Closing your business brings with it some interesting conversations, thoughts and feelings. Not only within yourself, but from others too. What I’m most surprised by is how seemingly invested so many people were in my business, as soon as I announced it was closing! Especially considering many of those people had not ever really ‘invested’ in my business in the several years it was running.
To be clear, I dont mean just invested financially. So many of the comments and thoughts and opinions received over the past week or so, since my announcement have been in the vein of ‘oh I was hoping to join’ ‘oh I really enjoy your work’ ‘oh no, I was going to recommend someone to you’ and that shit? That shit is bittersweet.
Because you have to wonder, are these false platitudes because a person doesn’t know what else to say? Were they genuinely about to do that thing? Is the age old ‘you don’t know what you’ve got until its gone’ playing out?
And as a business, you have to ask yourself the honest hard questions. Because if I was that good, surely they wouldn’t have been forever just about to join, just about to recommend, just about to tell others about you. They would have jumped right in. Wouldnt they?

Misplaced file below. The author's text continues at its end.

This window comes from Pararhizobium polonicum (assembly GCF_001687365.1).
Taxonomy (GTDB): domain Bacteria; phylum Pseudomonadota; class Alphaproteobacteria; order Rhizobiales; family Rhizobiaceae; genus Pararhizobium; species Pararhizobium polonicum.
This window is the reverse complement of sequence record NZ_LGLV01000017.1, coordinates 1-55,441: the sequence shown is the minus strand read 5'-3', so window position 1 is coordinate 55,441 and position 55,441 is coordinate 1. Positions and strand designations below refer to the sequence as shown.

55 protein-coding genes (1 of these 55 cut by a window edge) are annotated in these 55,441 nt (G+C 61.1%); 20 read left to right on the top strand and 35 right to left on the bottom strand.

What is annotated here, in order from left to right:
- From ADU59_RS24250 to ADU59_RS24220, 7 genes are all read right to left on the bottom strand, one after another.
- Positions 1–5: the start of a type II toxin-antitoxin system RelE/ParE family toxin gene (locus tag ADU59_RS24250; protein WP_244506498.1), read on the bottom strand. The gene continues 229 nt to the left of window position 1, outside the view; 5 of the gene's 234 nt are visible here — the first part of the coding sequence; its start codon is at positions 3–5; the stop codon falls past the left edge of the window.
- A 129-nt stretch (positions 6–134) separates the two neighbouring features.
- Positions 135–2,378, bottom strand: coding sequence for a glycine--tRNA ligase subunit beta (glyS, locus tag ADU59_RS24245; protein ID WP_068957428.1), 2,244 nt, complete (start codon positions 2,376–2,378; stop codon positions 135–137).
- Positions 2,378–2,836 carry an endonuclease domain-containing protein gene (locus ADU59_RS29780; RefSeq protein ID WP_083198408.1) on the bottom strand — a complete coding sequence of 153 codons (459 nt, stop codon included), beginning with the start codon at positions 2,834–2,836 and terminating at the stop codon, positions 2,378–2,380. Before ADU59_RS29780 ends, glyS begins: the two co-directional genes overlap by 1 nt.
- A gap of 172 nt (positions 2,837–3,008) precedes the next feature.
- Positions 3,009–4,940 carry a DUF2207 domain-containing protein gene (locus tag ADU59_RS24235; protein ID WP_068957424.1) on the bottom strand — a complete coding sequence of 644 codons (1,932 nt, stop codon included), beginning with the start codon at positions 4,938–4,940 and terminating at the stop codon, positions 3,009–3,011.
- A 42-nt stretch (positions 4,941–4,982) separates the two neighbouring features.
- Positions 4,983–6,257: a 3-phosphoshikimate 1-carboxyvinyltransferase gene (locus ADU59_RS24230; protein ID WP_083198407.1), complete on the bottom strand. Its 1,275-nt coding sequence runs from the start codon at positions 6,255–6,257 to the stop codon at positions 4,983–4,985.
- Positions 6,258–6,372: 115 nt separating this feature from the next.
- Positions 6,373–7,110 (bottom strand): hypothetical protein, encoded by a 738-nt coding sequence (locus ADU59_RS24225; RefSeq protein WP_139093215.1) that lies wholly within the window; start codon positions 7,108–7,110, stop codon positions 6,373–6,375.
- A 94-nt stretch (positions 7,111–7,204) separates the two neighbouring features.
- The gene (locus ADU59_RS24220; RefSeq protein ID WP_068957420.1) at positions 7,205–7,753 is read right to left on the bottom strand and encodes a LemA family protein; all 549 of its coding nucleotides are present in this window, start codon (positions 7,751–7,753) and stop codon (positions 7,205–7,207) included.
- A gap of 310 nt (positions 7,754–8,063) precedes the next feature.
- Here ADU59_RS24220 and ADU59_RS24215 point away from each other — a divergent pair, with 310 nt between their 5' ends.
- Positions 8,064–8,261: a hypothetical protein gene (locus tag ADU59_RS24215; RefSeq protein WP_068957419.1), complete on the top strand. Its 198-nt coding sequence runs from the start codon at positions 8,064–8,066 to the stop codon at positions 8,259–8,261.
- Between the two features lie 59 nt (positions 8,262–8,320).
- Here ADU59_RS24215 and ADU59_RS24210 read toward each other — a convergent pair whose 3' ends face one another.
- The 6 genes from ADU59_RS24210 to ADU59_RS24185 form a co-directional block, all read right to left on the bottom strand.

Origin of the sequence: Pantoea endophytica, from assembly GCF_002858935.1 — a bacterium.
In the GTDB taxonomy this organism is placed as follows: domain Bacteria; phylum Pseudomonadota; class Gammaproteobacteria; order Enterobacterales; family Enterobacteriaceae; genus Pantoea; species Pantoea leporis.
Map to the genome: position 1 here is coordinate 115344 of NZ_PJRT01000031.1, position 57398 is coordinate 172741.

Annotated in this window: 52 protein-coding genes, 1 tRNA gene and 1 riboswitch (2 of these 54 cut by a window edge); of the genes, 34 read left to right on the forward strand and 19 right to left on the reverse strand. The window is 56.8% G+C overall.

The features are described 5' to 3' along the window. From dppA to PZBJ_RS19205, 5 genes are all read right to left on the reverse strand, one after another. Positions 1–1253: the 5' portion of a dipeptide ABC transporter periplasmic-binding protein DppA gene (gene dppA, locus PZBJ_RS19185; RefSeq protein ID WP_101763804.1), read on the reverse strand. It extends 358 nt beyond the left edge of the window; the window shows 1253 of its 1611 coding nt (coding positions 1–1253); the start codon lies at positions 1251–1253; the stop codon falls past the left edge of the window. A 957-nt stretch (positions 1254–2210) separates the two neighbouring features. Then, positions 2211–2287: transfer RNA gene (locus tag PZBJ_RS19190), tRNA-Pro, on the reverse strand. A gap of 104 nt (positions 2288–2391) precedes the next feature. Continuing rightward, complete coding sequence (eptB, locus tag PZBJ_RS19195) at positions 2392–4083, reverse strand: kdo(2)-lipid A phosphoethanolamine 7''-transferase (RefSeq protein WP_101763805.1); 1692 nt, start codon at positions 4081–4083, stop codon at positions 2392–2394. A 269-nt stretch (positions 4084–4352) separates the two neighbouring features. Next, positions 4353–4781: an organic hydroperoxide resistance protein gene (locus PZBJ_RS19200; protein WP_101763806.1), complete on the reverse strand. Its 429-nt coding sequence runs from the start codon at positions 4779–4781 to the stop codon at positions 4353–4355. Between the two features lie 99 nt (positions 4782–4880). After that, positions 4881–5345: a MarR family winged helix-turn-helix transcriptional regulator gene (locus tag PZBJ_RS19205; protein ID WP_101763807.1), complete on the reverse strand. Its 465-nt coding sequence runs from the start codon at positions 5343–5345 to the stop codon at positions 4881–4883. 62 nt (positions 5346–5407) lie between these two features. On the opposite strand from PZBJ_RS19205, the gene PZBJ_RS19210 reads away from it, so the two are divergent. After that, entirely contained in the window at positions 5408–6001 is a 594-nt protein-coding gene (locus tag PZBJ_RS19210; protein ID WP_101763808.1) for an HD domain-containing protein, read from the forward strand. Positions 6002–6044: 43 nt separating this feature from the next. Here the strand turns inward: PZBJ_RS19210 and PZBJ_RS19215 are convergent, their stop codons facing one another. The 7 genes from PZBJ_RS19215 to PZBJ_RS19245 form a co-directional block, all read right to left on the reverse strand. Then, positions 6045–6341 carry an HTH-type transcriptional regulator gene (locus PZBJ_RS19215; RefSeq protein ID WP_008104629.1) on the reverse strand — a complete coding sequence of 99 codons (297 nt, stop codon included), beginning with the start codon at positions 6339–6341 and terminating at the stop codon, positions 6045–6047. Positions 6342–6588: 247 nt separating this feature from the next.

For businesses like mine to succeed we have to be invested in them.
We have to be invested in sharing what we love about them, in telling others about that event or class that we think that person would enjoy, by engaging with that business. Or invested in attending workshops or classes, taking part in free challenges and communities and then telling others what we thought about it.
But we don’t seem to be very good at that really as a society. We are great at complaining when a business doesn’t deliver, or moaning that something wasn’t what we expected, we are eager to tell friends not to use that business, but there does seem to be a bit of a block on telling people when we loved something, when we invested in a thing and got results. We seem to just presume the business knows they are doing a good job, unless we tell them otherwise.
And businesses seem to also really struggle to ask for and recieve the feedback needed too. I know for me, I’ve been guilty of completing an amazing course and then forgetting to complete that feedback form.
We have to do better. I HAVE TO DO BETTER
By better I mean getting better at telling people about the things and getting better about giving businesses the feedback they need, so that they can do better too.
Is there a business you keep meaning to tell someone about? A product you loved? A course you thought might be great for someone you know? A service that really helped you? Shout about it my friends and make it a habit. Hell, put it in your Google calendar to remind you to recommend, rate or rabbit about a business!
Its too late for my business, and lack of investment wasn’t the only thing that caused me to close, after all, my situation was more complex, but investment could have helped.